How do you fight a fire ripping through a 135-million-acre grassland tinderbox?
It’s a question that federal and state agencies in the Great Basin are scrambling to answer. With sagebrush wildfires spreading fast across the West (recent blazes have scorched as many as 30,000 acres in a day), and climate models projecting a 9-degree-Fahrenheit increase in the region during the next century, land managers are concerned that blazes like the Soda fire of 2015, which burned an area greater than New York City in half a week, will become more common.
“We’re seeing the future right now,” says rangeland ecologist Mike Pellant. If a solution isn’t found in time for the next dry season (late summer to fall), more human lives and livelihoods will be at risk. The fires also threaten a landscape that’s critical to more than 350 species, including the declining Greater Sage-Grouse.
“At the rate of several million acres a year, we just can’t keep up with it,” says Jonathan Beck, a project manager for the Bureau of Land Management (BLM) in Boise, Idaho. Looking to be proactive, the department is proposing wide-scale firebreaks in Idaho, Nevada, Oregon, Washington, Utah, and California.
Firebreaks are strips of land where highly flammable, woody vegetation is trimmed down or removed and replaced with more burn-resistant plants. Ideally, they would restrict the flames to a section that firefighters can better manage. The breaks the BLM is planning would be up to 500 feet wide and would trace miles of existing roads.
It’s not the most sustainable option, considering the risks such large-scale, intrusive land management poses. “You’re creating a whole new set of problems when you install firebreaks in an ecosystem,” says Alison Lyon-Holloran, executive director of Audubon Rockies. She’s worried that that cutting football-field-wide swaths through existing vegetation could further fragment a habitat that’s already facing numerous challenges. But so far, there seem to be few worthy alternatives. “We’re down to our last resorts, and this may be one of them,” Lyon-Holloran says.
It’s a familiar story out West: The wildfires are getting bigger, and the burn season is getting longer. The dilemma in the Great Basin, however, is made worse by one significant factor.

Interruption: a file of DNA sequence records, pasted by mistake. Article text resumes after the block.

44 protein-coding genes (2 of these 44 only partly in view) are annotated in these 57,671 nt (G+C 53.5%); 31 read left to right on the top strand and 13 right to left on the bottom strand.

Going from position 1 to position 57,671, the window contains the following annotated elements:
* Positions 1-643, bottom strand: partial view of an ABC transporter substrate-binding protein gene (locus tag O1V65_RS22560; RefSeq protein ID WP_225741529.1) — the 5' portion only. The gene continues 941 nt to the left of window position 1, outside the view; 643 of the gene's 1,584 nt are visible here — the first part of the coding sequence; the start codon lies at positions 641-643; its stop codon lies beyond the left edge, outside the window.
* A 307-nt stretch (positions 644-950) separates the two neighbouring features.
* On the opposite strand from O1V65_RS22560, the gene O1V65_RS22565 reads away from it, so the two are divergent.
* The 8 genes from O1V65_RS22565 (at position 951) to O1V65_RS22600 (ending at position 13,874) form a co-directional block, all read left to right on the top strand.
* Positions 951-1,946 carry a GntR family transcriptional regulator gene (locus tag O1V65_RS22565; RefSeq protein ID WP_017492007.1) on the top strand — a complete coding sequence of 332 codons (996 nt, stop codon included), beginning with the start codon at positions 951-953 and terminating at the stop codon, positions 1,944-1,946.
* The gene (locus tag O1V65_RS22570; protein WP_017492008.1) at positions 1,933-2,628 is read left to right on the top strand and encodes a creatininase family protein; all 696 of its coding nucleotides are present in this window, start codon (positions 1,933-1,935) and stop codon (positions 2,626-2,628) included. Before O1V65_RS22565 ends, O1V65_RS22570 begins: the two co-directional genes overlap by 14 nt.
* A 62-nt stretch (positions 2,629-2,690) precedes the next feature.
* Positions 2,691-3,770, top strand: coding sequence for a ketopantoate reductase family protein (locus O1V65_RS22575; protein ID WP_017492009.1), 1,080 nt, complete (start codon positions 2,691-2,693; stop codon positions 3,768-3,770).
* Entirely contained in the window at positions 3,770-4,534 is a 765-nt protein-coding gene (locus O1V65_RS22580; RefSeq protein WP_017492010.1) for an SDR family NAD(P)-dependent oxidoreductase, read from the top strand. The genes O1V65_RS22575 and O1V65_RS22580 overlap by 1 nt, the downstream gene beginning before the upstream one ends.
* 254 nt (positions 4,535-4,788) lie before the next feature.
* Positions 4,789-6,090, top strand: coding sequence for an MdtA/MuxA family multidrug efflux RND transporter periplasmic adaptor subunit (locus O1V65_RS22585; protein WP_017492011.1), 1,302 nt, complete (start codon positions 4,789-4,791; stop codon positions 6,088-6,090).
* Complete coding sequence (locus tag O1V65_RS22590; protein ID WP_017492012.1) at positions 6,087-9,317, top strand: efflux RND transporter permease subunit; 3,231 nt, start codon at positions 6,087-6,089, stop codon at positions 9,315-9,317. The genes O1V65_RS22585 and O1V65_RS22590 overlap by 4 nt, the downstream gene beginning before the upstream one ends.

“Every time [the sagebrush] burns, the cheatgrass takes over a little more until eventually we have nothing but an area dominated by cheatgrass,” Beck says. The undisputed bane of the West, the species was introduced in the 19th century by European ranchers looking for cheap cattle food. It now reigns over 75 million acres—more than half of the Great Basin.
Whereas sagebrush is a perennial that remains green all year, cheatgrass is an annual that dries out in early spring, fueling a longer fire season. It produces countless seeds and rebounds within weeks of being burned. Native sagebrush, on the other hand, takes years to reestablish.
That cycle of more cheatgrass leading to more fires has already made its mark. In 2015, wildfires burned 562,734 acres of native habitat, according to the Sage Grouse Initiative. In 2016, 626,268 acres were lost. Last year, the number topped more than 2 million acres.
Besides feeding the flames, cheatgrass offers little benefit to the intricate sage ecosystem. “The safety of a sage-grouse is utterly dependent on its cryptic coloring and cover from overhead predators,” says Brian Rutledge, Audubon vice president and director of the Sagebrush Ecosystem Initiative. “If the birds didn’t get burned up in the fire, there’s nowhere to hide eggs in cheatgrass.” And unlike soft sage leaves, the grass provides little nutrition for the bird species.
The BLM sees the firebreaks as an initial step, after which the focus will turn to restoration within the cordoned sections. This could involve spreading herbicides, turning out cattle for targeted grazing on invasive weeds, and seeding native brush. “I would like to see us on a trajectory where we produce more sagebrush than we lose in a year,” Beck says.
The breaks themselves will need to be maintained, and that makes some people, including Dan Morse, conservation director for the Oregon Natural Desert Association, especially wary. “The worst of all outcomes is to build a bunch of these, fail to maintain them, and then end up with cheatgrass highways that are making the situation worse instead of better,” he says, citing a five-mile-long, overgrown firebreak north of Lakeview, Oregon. “Ironically, it’s probably the place most likely to burn.”
Save for a cure for cheatgrass, Rutledge says firebreaks may be the best available option as long as they’re carefully carved to preserve old, established stands of sagebrush and of course, well-maintained. “Fragmentation overall is the biggest issue for sage-grouse,” he says. Plus, it’s easier to manage a firebreak than a wildfire.
The BLM is currently conducting a year-long assessment of the risk and impacts of the firebreak proposal. Public comments will be accepted through March 1.